I almost never point out animation errors since they're nearly always the result of time limitations and are rarely even noticeable to the casual viewer. But one shot in the Applejack flashback near the end has a badly off-model face (wrong eye style, long noselike muzzle, overly large mouth and chin). The original scene looks fine, so I'm not sure what happened here.

Connections: Establishes the "adventure" side of the show, gives us the Everfree Forest and the means for these "ordinary" ponies to face major villains, and gives us the character of Luna, who is unfortunately left untouched by the writers until the next season. In-universe, the events of this episode carry enormous weight as Equestria enters a new era with its return to a harmonic co-regency.

 

Resonance: There's a little less humor in this episode than in the last one as the plot turns more serious. I found myself warming to Applejack early as she demonstrates leadership on multiple occasions. The third act contains four moments that struck me as especially powerful: Twilight's despair the moment the elements are crushed; the "spark" moment when she hears her friends coming; the reconciliation of Luna; and Twilight's new assignment. The last of these would ordinarily be mundane and necessary exposition to set the premise for the rest of the series, but the way it's played between Twilight and Celestia raises it to the level of drama. I credit this to the turn in the music, the animation of Twilight's expressions, and the qualities of Celestia's voice.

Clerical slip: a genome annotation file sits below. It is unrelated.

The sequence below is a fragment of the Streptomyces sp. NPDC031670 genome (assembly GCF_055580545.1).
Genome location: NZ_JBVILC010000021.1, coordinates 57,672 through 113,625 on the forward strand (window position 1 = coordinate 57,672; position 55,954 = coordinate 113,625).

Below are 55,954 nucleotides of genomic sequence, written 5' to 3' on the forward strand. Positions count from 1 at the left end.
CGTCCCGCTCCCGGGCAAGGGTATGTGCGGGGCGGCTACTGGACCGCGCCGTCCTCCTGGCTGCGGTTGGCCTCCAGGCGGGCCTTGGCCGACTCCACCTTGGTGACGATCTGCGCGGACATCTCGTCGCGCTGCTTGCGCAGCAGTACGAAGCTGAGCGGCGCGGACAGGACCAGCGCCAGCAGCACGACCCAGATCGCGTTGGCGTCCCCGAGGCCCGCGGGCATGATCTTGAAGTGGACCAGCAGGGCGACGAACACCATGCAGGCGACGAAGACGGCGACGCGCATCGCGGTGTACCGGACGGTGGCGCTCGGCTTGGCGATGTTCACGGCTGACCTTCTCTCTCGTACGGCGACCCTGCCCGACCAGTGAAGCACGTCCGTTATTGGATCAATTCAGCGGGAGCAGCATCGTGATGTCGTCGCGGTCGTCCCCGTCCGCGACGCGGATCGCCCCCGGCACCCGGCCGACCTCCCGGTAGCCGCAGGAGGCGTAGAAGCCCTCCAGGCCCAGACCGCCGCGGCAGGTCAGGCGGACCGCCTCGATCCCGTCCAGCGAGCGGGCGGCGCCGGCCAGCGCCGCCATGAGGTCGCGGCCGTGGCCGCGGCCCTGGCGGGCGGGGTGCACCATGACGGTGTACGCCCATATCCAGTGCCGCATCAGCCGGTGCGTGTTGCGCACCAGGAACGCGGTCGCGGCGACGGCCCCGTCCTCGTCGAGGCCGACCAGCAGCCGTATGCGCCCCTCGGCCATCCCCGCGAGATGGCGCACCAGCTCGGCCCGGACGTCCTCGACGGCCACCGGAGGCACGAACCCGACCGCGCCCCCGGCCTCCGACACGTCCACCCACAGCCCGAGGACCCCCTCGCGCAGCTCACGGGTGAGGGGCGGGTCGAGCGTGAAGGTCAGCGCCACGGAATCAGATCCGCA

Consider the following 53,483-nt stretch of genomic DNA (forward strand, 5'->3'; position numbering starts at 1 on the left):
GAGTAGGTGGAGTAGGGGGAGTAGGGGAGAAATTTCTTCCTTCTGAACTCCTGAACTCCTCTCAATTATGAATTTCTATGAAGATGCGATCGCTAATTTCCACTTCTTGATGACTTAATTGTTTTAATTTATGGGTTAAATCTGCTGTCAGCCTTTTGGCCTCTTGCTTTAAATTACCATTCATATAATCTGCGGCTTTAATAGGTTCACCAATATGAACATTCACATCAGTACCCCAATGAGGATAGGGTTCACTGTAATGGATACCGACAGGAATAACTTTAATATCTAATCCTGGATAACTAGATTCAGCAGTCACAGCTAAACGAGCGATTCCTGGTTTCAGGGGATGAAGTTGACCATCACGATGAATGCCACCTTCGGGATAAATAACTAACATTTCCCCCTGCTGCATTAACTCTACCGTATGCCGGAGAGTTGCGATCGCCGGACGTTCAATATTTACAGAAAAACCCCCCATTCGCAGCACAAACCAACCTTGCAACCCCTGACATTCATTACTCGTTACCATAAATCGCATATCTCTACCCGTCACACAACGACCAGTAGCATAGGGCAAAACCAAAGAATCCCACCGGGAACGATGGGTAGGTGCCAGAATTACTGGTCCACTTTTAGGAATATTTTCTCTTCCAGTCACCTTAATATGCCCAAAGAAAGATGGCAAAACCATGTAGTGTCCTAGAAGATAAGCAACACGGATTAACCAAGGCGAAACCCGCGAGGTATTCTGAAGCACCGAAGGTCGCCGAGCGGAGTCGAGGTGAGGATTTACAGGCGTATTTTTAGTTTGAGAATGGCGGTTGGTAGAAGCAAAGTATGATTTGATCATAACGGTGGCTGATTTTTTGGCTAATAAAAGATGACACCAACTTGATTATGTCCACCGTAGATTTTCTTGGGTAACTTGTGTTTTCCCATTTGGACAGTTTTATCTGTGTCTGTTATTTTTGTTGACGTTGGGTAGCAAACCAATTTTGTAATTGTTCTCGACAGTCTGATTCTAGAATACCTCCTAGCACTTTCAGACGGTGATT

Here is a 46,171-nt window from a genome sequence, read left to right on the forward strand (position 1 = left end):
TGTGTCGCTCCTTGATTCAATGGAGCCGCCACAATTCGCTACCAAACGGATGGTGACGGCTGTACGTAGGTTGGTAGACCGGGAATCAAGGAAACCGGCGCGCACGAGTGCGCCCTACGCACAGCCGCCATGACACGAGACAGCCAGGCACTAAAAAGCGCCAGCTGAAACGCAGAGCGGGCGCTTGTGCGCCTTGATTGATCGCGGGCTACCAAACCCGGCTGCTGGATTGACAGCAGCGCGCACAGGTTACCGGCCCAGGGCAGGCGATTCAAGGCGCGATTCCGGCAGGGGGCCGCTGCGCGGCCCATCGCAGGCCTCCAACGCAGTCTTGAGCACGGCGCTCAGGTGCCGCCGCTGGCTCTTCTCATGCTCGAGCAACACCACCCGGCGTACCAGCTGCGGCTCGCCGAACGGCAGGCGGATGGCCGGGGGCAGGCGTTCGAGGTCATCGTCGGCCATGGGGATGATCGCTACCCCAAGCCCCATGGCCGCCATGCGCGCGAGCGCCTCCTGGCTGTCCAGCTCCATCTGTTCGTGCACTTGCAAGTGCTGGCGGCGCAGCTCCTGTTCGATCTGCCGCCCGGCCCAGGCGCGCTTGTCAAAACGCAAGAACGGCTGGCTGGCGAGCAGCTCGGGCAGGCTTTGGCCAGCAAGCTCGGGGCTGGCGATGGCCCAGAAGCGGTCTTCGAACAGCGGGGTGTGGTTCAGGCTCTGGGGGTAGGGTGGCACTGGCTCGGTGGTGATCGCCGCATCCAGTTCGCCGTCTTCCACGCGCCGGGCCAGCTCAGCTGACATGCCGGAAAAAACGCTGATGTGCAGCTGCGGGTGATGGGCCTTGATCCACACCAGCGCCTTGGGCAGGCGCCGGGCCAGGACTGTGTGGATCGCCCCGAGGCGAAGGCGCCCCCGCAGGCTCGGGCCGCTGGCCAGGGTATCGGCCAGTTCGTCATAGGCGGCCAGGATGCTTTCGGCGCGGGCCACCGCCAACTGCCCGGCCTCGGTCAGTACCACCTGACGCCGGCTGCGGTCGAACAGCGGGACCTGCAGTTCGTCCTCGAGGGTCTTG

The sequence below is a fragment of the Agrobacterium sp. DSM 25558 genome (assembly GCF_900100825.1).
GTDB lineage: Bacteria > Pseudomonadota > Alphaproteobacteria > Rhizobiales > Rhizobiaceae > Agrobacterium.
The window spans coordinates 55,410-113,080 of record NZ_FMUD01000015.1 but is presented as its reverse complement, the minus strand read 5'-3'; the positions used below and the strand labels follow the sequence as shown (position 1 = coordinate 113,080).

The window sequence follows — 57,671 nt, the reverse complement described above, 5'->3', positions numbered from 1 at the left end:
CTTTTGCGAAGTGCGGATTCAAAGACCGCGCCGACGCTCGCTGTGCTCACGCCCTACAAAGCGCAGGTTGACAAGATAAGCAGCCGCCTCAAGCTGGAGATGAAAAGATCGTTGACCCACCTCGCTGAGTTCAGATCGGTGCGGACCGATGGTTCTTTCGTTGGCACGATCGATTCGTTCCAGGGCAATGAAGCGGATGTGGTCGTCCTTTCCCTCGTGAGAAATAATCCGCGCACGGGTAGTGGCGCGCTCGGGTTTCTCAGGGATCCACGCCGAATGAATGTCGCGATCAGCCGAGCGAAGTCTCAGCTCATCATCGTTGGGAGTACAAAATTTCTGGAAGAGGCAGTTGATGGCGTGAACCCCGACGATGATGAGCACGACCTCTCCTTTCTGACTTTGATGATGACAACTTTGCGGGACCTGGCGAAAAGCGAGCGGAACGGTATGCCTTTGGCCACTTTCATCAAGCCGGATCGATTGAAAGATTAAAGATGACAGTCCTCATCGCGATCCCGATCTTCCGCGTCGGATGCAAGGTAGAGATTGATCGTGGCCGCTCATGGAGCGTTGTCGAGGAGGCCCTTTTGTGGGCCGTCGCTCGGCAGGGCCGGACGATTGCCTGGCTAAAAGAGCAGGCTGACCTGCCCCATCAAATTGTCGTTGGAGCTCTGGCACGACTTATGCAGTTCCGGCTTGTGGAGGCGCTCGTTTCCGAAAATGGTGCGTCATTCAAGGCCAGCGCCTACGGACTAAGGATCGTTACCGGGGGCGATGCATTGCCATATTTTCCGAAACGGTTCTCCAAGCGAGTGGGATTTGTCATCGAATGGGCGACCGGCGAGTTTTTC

Now that we're seeing the cast in action, there's a lot to cheer about as each pony showcases her Elemental strength. I love the whole concept of the Everfree Forest (elaborated on in Bridle Gossip), and its proximity to the regal sisters' former castle hints at an untold story. In a way it reminds me of the Dark Side cave on Dagobah and the stories it inspired in the Star Wars Expanded Universe. The manticore fight is another great moment in the show that gives the ponies a chance to show their courage; not one of them shrinks away. Twilight's pawing and charging at Nightmare Moon is also excellent, both in-universe and as an example of good animation and of the characters actually behaving like equines.

 

Other Impressions and Final Assessment: Part one: fun stroll through town, part two: exciting and dangerous quest with the promise of more to come. The build-up and satisfying conclusion leave us eager to share more time with these characters, so we're as thrilled as Twilight to hear that Ponyville is her new home.

Let's also not forget that these episodes were what blew viewers' minds and kicked off the brony phenomenon. The show definitely improves over time, but MLP:FiM hit the ground running and never looked back.

 

Friendship Is Magic, parts 1-2 armor rating: Diamond Vest
Ranked 3rd and 4th of 26 season-one episodes
Ranked 55th and 56th of 147 stories overall

Click HERE for Character Appearance List and Screentime.